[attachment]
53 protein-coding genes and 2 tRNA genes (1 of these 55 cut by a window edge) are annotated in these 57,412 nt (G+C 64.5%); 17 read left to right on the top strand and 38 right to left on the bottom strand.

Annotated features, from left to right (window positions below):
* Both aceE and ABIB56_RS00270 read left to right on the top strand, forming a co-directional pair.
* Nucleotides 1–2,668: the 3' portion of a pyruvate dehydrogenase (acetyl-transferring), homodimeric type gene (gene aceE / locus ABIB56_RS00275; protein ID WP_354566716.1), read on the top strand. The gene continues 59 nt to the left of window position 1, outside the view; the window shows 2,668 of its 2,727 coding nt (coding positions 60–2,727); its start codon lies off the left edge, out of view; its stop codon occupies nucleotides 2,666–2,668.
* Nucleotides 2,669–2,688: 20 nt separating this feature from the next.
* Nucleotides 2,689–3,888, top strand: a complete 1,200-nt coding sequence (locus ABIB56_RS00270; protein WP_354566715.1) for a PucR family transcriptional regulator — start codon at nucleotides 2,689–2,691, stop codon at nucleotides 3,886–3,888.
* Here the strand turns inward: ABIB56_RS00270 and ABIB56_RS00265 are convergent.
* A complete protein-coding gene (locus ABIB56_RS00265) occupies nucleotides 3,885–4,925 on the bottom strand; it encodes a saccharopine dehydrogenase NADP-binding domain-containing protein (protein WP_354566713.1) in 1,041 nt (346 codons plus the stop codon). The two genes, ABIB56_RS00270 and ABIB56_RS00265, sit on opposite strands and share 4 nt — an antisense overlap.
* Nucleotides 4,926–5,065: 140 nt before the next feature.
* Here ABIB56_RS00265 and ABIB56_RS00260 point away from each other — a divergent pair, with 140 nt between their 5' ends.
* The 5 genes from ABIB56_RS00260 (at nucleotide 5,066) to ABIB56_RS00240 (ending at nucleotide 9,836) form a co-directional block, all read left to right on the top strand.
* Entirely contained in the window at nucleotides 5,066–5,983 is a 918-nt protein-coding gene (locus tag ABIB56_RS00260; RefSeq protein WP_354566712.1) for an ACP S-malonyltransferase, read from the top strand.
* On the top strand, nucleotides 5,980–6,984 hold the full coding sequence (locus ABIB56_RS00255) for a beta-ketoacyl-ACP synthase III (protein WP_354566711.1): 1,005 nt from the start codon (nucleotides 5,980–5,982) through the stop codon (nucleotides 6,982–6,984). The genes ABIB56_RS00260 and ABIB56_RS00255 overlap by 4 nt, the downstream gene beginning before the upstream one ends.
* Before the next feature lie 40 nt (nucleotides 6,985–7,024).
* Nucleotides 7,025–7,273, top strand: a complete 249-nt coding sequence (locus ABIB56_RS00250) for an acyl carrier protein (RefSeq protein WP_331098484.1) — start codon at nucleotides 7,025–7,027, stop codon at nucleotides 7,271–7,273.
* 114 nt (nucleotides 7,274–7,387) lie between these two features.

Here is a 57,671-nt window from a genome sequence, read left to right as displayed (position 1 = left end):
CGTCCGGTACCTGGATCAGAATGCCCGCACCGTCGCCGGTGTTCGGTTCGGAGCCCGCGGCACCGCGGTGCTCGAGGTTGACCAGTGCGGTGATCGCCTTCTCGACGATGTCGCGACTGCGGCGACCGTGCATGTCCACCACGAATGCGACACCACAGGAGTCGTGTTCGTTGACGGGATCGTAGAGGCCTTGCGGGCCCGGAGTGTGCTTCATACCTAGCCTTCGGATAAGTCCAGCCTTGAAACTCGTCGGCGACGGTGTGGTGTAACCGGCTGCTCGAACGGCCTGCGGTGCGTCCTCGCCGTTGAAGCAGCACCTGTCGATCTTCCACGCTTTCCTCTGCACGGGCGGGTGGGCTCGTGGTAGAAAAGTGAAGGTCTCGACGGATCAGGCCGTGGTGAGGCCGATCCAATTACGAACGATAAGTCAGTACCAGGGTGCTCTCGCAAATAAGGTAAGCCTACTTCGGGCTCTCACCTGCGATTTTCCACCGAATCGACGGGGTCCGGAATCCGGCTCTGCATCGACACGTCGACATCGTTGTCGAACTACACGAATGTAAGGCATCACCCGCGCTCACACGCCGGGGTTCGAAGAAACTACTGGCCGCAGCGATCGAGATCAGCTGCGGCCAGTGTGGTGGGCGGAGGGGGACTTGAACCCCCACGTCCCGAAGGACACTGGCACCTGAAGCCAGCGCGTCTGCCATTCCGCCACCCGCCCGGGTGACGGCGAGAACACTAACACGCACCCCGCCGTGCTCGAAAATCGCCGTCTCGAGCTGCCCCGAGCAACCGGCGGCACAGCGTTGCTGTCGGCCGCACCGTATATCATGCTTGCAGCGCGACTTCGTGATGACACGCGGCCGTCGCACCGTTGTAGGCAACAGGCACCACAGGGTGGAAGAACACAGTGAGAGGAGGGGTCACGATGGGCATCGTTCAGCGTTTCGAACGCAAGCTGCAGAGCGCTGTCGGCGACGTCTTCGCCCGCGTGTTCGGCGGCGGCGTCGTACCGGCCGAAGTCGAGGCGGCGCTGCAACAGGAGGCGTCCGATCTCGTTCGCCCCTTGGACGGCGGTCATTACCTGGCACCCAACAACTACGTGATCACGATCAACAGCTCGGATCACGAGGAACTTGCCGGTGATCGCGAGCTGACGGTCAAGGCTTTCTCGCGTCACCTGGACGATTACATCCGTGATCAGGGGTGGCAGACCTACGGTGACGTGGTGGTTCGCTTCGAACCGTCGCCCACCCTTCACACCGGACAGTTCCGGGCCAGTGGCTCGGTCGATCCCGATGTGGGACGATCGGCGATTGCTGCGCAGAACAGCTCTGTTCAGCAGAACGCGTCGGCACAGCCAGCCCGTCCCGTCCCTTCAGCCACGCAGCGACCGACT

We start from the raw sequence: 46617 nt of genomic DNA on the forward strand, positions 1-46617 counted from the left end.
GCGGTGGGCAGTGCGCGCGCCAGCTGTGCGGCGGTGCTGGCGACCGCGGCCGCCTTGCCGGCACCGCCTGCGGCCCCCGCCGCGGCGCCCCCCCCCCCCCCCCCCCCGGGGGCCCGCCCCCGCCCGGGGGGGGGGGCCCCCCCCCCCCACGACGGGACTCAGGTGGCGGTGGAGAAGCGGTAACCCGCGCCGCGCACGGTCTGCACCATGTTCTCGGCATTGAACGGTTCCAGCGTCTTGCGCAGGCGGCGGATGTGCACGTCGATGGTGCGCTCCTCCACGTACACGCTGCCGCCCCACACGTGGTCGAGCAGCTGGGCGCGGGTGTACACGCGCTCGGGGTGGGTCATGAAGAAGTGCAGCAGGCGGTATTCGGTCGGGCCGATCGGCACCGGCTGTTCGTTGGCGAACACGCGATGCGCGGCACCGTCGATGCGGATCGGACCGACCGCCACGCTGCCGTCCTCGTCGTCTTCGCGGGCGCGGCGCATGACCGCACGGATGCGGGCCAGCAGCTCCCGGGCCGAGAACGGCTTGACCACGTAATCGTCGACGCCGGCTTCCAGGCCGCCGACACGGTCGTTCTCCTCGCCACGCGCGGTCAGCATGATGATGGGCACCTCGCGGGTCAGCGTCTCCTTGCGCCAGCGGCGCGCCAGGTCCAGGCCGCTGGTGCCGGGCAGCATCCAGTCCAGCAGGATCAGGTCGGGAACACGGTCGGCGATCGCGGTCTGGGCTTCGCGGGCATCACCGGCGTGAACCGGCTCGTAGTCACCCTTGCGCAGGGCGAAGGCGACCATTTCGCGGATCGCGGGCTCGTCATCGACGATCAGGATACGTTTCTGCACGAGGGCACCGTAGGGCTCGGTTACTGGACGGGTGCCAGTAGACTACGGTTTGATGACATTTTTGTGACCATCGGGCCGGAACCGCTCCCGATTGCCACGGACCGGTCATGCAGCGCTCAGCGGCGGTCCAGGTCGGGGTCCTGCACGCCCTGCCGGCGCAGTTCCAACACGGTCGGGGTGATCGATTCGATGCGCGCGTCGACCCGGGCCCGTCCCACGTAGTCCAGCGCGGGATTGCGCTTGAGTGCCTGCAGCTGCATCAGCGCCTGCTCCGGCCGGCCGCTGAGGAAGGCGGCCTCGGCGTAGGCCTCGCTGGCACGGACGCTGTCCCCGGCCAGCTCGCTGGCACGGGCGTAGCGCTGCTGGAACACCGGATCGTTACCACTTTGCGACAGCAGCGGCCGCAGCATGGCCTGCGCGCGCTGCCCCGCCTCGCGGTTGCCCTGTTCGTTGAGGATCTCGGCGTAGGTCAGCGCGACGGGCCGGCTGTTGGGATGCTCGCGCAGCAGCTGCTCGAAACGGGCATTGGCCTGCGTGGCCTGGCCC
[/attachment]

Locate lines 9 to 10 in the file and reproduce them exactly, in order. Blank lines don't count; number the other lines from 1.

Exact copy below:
* Nucleotides 4,926–5,065: 140 nt before the next feature.
* Here ABIB56_RS00265 and ABIB56_RS00260 point away from each other — a divergent pair, with 140 nt between their 5' ends.